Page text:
How to Prove an Outage is Not Caused By the Firewall
We all know it. The Firewall is the scapegoat of the IT infrastructure stack. When something goes awry with the network, the firewall is the first ‘person’ to get the blame. Sometimes the firewall is the culprit, but many times the reason for performance degradation or loss of connectivity is related to another part of the network. As the above comic strip depicts, Firewall Administration is one of the most dreaded positions to have in IT Operations.
As the firewall administrator you are blamed for issues, and therefore branded internally as someone who causes problems or even worse, someone who ‘can’t get the job done.’ The truth of the matter is networking is not as simple as it used to be. Gone are the days of a single vendor environment managing the networking stack. With the growing adoption of virtualization and public cloud platforms, and a layered or multi-vendor approach to network security, there are millions of reasons why network performance can suffer. In addition to keeping up with the new OS versions and features that come out multiple times a year, engineers and operations also need to understand the dependencies between systems. Who has time to be trained on all of these details, and retain it?
As history always repeats itself, there will be a time in the future where your firewall gets blamed for slow network performance or the next outage. Having an unbiased third party involved in the process helps resolve the dispute quickly. Below, we outline the most common issues that firewalls receive the blame for, and how Indeni can ensure you don’t make these mistakes. In addition to notifying you of a problem, Indeni’s historical data will allow you to demonstrate a recent issue is not you, or your firewall’s fault!
Ways to prove an issue is not the firewall:
1. Debug mode was not enabled
One of the symptoms your users may encounter is spotty connectivity. If Debug mode is left enabled, the firewall will cause packets to drop. To avoid this, Indeni validates at a predefined intervals if this setting is on, ensuring the firewall does not cause any issues. Here are some of the ways Indeni checks if this feature is active on different devices:
- Palo Alto Networks: Indeni logs into the Palo Alto Networks firewall through SSH and retrieves the status of the debug (on or off).
- Juniper SRX: Indeni identifies which component is enabled with traceoptions by running the command “show configuration | display set | match traceoptions” via SSH connection to the device.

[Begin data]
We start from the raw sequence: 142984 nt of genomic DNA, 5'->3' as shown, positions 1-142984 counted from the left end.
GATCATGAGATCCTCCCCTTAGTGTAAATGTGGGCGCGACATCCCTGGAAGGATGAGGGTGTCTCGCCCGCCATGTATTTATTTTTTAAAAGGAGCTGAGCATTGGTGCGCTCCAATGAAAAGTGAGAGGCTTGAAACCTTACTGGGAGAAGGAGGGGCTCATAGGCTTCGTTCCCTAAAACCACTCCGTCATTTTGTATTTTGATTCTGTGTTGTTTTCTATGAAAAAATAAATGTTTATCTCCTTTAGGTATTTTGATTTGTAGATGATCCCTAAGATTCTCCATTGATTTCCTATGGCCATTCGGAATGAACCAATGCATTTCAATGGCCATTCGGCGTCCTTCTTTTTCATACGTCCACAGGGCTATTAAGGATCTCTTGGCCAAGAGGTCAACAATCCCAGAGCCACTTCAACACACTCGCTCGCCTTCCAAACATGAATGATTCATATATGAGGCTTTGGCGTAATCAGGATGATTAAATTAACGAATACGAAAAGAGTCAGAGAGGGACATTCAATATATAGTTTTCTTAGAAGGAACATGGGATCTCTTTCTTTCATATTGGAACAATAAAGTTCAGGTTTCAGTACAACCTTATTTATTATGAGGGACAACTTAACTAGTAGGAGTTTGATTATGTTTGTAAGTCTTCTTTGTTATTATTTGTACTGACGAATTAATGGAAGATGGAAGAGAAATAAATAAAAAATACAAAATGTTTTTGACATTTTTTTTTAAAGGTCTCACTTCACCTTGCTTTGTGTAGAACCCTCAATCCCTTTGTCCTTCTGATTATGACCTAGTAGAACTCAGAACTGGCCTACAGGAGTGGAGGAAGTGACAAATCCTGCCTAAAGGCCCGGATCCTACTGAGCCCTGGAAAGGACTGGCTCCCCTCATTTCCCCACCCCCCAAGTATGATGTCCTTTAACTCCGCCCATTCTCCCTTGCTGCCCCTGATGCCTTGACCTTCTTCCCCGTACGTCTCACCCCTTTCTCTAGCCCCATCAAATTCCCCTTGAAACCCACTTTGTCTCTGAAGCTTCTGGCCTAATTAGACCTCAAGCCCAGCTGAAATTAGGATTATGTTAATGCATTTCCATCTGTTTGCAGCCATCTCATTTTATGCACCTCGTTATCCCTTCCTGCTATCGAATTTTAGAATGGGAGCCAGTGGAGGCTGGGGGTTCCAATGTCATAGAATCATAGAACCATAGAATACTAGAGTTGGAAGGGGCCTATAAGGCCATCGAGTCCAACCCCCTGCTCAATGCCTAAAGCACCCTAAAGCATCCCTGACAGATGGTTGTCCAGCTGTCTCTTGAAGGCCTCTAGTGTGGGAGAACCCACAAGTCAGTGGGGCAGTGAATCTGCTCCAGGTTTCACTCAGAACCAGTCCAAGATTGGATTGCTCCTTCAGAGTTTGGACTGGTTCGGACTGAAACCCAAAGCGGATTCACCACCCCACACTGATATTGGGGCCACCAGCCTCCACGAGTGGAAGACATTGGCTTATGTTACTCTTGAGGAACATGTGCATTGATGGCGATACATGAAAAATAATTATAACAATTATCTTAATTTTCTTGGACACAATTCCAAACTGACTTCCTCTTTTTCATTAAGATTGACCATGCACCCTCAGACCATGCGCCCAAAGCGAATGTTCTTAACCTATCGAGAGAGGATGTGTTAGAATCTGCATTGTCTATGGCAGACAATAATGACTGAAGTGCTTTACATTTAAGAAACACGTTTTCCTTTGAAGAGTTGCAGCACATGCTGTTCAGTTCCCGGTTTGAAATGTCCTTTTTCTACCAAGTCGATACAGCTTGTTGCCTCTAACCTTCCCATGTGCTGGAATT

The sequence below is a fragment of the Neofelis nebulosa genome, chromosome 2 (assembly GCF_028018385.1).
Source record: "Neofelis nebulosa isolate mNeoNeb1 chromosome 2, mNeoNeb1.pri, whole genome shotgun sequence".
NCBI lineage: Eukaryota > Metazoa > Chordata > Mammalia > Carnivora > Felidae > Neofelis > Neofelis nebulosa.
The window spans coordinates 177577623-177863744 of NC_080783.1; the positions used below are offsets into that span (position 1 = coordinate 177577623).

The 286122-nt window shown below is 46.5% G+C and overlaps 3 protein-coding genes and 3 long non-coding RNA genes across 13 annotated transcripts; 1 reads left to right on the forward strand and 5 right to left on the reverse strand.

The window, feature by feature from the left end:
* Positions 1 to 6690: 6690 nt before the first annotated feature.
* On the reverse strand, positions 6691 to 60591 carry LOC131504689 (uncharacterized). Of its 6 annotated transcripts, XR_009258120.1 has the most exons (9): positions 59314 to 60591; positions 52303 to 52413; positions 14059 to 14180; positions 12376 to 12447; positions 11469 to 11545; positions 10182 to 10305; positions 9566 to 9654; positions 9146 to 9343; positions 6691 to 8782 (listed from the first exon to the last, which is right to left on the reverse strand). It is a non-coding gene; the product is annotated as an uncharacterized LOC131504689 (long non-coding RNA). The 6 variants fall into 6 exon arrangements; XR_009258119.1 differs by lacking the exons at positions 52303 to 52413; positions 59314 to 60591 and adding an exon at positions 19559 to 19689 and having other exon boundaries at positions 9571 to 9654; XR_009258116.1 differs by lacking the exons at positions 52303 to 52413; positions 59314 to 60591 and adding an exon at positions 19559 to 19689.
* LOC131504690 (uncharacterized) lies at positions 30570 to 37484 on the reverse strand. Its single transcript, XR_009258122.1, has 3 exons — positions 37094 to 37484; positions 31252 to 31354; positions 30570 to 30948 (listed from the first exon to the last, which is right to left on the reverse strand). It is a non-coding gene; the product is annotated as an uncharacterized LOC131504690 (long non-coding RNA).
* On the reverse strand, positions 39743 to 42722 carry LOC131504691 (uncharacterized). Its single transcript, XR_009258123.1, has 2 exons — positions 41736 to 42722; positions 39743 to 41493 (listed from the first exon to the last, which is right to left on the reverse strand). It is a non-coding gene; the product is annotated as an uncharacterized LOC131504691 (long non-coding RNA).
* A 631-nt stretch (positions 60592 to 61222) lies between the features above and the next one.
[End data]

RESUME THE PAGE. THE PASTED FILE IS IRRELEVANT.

Fun fact: Indeni also knows how to validate this feature setting on other non-firewall devices:
- F5 Networks: Indeni logs into the F5 unit via iControl REST and retrieves the status of the tm.rstcause.pkt flag.
2. VPN Tunnels are up
VPN tunnels are of utmost importance to the business. If there is a problem with a tunnel, you can guarantee an engineer will be asked to prioritize this above everything else. For example, if a service is down, remote branches and partners immediately assume that the VPN tunnel has failed. If the tunnel is the only available link, a failure would immediately impact service. To avoid this, Indeni performs the following tasks on firewalls:
- Palo Alto Networks: Indeni uses the Palo Alto Networks API to retrieve the current status of the VPN tunnels (the equivalent of running “show vpn flow” in CLI). Indeni differentiates between issues that are not “always on” (don’t have a monitor set) and those that should be. Indeni also notifies, the administrator when it identifies an issue. Furthermore, Indeni retrieves the authentication errors for each tunnel.
- Fortinet: Indeni runs the FortiOS command “get ipsec tunnel list” to retrieve IPSec VPN related information.
- Juniper: Indeni runs “show configuration security ike, show configuration security ipsec, show security ipsec inactive-tunnels, show security ipsec security-associations brief” to retrieve IPSec VPN related information.
3. Static Routes align across clusters
When setting up firewall clusters, well meaning experienced engineers are bound to make mistakes. Indeni helps new business projects from being hindered by a misconfiguration. To avoid firewall clusters from having mismatched static routes set up by accident, Indeni logs into firewalls to confirm their routes match:
- Palo Alto Networks: Indeni uses the Palo Alto Networks API to retrieve the current routing table (the equivalent of running “show routing route” in CLI).
- Check Point Gaia: By parsing the GAiA configuration database, /config/active, the static routes are retrieved. You can also retrieve this information via Clish, however that creates a hefty amount of log entries in /var/log/messages.
- Linux: Indeni can identify mismatches by running the command “netstat -rn” the routes are retrieved.
- Fortinet: Indeni logs in to the Fortinet Firewall and retrieves the output of the “get router info routing-table static” command. The output includes a table with the device’s configured static routes. If this data does not meet best practices, an issue is generated in the Indeni Dashboard or sent to Indeni user via email.
This is just a subset of the tribal knowledge Indeni has crowd-sourced from our community of certified IT experts, that is available as an automated platform for Enterprises to use and scale their IT team. Download Indeni today to see where your firewalls are deviating from configuration and performance best practices, and how to fix these issues today.